An earthquake in 1926 damaged some of the city and the rebuilding that followed gave the city its more modern appearance. During the 1930s, the Bank of Athens had a branch in the city.
The Second World War saw Durrës (called Durazzo again in Italian) and the rest of Albania being annexed to the Kingdom of Italy between 1939-1943, then occupied by Nazi Germany until 1944. Durrës’s strategic value as a seaport made it a high-profile military target for both sides. It was the site of the initial Italian landings on 7 April 1939 as well as the launch point for the ill-fated Italian invasion of Greece. The city was heavily damaged by Allied bombing during the war and the port installations were blown up by the retreating Germans in 1944.
The Communist regime of Enver Hoxha rapidly rebuilt the city following the war, establishing a variety of heavy industries in the area and expanding the port. It became the terminus of Albania’s first railway, begun in 1947. In the late 1980s the city was briefly renamed Durrës-Enver Hoxha.
Following the collapse of communist rule in 1990, Durrës became the focus of mass emigrations from Albania with ships being hijacked in the harbour and sailed at gunpoint to Italy. In one month alone, August 1991, over 20,000 people migrated to Italy in this fashion. Italy intervened militarily, putting the port area under its control, and the city became the centre of the European Community’s “Operation Pelican”, a food-aid programme.
In 1997, Albania slid into anarchy following the collapse of a massive pyramid scheme which devastated the national economy. An Italian-led peacekeeping force was controversially deployed to Durrës and other Albanian cities to restore order, although there were widespread suggestions that the real purpose of “Operation Alba” was to prevent economic refugees continuing to use Albania’s ports as a route to migrate to Italy.
During the 1999 Kosovo War the city hosted some 110,000 refugees fleeing fighting in Kosovo and became a base of operations for much of the refugee response by aid agencies in Albania.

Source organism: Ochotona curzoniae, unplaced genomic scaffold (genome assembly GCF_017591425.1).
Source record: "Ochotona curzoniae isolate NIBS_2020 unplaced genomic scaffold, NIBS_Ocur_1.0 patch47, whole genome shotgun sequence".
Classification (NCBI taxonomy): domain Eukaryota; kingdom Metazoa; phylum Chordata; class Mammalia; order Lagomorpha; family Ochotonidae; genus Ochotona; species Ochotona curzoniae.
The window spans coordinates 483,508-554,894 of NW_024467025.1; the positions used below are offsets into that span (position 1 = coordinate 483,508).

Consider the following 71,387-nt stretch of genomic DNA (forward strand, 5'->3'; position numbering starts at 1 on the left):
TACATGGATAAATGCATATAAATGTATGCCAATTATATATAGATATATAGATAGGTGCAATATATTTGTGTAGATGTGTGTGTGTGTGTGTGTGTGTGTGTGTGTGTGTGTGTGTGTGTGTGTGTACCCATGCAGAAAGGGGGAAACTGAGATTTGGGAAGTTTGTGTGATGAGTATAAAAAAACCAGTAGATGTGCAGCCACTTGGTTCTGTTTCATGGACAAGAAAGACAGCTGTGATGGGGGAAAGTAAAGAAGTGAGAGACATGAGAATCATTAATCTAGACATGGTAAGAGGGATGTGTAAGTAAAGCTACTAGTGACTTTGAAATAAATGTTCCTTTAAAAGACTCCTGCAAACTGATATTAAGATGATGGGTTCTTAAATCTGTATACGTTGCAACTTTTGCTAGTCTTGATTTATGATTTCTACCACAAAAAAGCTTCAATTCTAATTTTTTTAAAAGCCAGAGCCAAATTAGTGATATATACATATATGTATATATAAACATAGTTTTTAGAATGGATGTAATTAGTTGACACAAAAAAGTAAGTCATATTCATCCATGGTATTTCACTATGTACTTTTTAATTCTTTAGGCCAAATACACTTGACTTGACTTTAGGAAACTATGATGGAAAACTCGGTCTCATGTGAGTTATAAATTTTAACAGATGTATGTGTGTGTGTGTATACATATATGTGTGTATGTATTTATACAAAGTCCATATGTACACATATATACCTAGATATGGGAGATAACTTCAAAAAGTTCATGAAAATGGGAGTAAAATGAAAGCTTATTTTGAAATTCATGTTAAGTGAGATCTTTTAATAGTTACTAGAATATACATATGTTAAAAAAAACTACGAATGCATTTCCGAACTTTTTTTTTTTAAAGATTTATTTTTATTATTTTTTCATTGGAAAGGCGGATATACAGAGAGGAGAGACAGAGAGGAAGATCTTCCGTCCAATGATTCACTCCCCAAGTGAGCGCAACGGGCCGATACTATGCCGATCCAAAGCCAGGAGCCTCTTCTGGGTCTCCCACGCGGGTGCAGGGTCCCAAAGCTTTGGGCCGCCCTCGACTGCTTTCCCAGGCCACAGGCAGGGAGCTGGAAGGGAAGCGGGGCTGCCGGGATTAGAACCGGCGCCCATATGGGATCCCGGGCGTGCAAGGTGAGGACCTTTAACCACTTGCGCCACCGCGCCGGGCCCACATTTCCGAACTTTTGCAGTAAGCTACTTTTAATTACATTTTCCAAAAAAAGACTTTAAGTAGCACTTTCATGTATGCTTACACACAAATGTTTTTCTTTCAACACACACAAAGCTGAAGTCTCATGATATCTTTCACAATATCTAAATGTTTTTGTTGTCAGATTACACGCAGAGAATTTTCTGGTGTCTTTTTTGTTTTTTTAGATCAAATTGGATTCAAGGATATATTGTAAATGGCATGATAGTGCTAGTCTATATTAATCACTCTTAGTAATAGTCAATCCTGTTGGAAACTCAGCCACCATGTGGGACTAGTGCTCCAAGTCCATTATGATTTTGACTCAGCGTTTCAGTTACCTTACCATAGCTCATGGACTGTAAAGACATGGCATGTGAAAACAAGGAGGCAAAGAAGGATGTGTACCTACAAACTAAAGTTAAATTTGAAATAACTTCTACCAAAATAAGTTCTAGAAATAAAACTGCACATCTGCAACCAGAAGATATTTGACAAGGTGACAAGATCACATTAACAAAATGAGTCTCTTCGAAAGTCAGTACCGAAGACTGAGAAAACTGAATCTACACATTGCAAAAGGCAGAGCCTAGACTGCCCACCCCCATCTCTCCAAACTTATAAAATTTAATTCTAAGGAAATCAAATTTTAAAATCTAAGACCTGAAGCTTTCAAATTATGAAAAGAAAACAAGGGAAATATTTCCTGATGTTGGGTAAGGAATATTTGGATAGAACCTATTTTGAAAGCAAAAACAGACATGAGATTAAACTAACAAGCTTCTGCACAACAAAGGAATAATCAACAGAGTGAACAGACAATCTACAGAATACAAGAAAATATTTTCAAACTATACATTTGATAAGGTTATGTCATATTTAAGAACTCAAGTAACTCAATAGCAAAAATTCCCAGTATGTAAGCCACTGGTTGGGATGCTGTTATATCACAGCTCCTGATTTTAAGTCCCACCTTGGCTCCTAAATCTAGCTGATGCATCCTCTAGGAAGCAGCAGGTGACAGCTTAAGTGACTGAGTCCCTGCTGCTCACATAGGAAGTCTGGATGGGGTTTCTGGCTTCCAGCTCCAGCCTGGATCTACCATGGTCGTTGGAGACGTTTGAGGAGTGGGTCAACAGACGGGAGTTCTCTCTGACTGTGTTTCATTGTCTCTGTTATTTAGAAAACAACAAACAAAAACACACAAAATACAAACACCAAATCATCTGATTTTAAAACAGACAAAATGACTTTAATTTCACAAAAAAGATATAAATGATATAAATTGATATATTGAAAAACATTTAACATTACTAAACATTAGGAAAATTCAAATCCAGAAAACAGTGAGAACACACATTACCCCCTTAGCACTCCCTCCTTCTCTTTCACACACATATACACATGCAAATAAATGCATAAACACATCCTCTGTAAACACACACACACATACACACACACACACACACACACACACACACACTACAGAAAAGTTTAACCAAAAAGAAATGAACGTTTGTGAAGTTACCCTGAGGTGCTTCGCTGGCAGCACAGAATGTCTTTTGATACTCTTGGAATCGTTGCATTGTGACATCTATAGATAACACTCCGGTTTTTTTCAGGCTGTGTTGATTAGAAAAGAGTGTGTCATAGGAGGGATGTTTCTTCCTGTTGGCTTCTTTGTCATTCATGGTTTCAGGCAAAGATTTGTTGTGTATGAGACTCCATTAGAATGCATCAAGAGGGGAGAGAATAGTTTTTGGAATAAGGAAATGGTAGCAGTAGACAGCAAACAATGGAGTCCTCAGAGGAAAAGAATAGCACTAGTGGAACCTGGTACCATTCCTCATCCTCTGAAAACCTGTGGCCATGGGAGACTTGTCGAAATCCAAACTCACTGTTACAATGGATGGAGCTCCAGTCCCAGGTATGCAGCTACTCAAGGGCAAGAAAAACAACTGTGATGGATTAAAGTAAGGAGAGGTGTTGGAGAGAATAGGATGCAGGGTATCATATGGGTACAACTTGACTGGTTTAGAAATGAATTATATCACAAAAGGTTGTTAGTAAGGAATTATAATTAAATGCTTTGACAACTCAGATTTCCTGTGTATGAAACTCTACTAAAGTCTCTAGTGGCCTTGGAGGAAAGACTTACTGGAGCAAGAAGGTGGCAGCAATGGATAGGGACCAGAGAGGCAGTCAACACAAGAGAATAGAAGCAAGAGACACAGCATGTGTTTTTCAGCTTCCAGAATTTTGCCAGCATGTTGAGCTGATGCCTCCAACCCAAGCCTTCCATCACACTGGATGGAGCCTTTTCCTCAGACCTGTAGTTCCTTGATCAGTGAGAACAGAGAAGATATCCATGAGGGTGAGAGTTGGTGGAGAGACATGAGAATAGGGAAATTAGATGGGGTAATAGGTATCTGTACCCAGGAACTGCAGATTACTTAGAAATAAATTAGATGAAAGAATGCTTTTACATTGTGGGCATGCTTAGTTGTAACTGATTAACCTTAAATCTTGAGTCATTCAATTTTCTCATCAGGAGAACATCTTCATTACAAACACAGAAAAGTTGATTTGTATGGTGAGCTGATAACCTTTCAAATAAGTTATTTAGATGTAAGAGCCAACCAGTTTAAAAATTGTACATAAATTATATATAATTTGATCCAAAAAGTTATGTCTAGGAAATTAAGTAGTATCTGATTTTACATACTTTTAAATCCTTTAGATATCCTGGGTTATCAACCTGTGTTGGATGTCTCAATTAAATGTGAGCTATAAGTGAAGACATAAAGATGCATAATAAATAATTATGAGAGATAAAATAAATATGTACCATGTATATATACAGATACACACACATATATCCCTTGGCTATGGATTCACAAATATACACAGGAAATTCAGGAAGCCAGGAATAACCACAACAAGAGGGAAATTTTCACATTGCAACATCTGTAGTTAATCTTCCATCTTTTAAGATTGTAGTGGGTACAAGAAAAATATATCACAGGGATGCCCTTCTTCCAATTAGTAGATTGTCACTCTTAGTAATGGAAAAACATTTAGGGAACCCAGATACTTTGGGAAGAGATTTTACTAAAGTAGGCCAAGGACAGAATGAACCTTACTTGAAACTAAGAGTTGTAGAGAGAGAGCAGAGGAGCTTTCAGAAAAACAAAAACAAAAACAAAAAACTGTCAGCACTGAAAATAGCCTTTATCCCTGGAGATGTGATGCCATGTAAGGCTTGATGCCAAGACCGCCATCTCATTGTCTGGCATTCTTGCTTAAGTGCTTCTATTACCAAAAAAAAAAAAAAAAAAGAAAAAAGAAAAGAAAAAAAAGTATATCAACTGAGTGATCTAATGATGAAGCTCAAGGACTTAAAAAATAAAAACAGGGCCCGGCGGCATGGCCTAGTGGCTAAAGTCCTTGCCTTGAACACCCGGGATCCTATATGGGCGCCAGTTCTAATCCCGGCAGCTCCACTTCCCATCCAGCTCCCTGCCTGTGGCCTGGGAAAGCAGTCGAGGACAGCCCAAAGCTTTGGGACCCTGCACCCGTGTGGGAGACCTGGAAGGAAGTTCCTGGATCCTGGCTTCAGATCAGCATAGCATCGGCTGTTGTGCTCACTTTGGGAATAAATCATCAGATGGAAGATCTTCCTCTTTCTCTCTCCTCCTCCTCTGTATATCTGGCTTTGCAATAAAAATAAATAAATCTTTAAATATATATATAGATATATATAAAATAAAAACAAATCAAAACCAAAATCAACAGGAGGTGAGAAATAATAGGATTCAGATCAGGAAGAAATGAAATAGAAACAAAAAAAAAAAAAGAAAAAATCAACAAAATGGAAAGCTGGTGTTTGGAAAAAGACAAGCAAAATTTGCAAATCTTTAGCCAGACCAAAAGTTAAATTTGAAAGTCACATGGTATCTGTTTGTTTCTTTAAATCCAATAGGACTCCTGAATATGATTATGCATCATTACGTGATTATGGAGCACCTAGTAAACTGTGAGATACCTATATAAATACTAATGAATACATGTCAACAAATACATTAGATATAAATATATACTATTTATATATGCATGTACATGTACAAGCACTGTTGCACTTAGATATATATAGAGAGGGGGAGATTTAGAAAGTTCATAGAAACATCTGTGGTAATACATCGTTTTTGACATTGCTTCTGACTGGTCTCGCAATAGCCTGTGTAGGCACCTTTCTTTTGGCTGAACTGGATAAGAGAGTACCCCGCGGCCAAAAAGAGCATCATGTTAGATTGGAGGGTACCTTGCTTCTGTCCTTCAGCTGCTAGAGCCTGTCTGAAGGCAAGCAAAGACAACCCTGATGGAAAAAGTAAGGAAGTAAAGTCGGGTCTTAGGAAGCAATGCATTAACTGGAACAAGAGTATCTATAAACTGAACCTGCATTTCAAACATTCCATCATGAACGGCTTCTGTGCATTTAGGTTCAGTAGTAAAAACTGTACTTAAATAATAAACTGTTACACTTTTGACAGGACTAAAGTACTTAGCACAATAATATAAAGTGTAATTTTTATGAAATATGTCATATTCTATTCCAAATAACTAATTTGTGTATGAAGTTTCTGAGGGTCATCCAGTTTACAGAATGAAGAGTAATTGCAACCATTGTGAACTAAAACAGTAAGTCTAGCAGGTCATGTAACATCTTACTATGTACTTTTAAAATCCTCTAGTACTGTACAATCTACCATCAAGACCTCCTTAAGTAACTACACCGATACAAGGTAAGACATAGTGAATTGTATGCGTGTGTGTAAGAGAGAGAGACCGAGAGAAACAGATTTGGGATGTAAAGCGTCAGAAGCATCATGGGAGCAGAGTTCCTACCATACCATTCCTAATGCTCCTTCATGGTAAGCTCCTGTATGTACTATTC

-Durrës is still an important link to Western Europe due to its port and its proximity to the Italian port cities, notably Bari, to which daily ferries run. As well as the dockyard, it also possess an important shipyard and manufacturing industries, notably producing leather, plastic and tobacco products. The neighbouring district also produces wine and a variety of foodstuffs.
Some important buildings in Durrës include the main library, the cultural center with the Aleksander Moisiu theater, the Estrada Theater, the puppet theater, the philharmonic orchestra, etc. There are also several museums such as the Archaeological Museum and the Museum of History.
The city’s beaches are also a popular destination for many foreign and local tourists, with an estimated 600,000 tourists visiting annually. Many Albanians from Tirana spend their summer vacations on the beaches of Durrës.
Due to the recent construction of a modern highway linking Tirana and Durrës, the travel time is only approximately 30 minutes. You can also make the journey by train, for the token charge of 50 leke (about US$ 0.40). There are roughly ten trains a day from Tirana.
As in other parts of Albania, numerous concrete bunkers built under the old dictatorship are situated in and around Durrës. They can be found every 100 to 150 metres (330 to 490 ft) along the city’s beach. They were built to defend the country from a supposed foreign attack from either the West or the Warsaw Pact which never happened; Albania now has an estimated 700,000 bunkers.
The largest amphitheatre in the Balkans is located in the city close to the harbour. This 1st Century construction is currently under consideration for inscription as a UNESCO World Heritage site.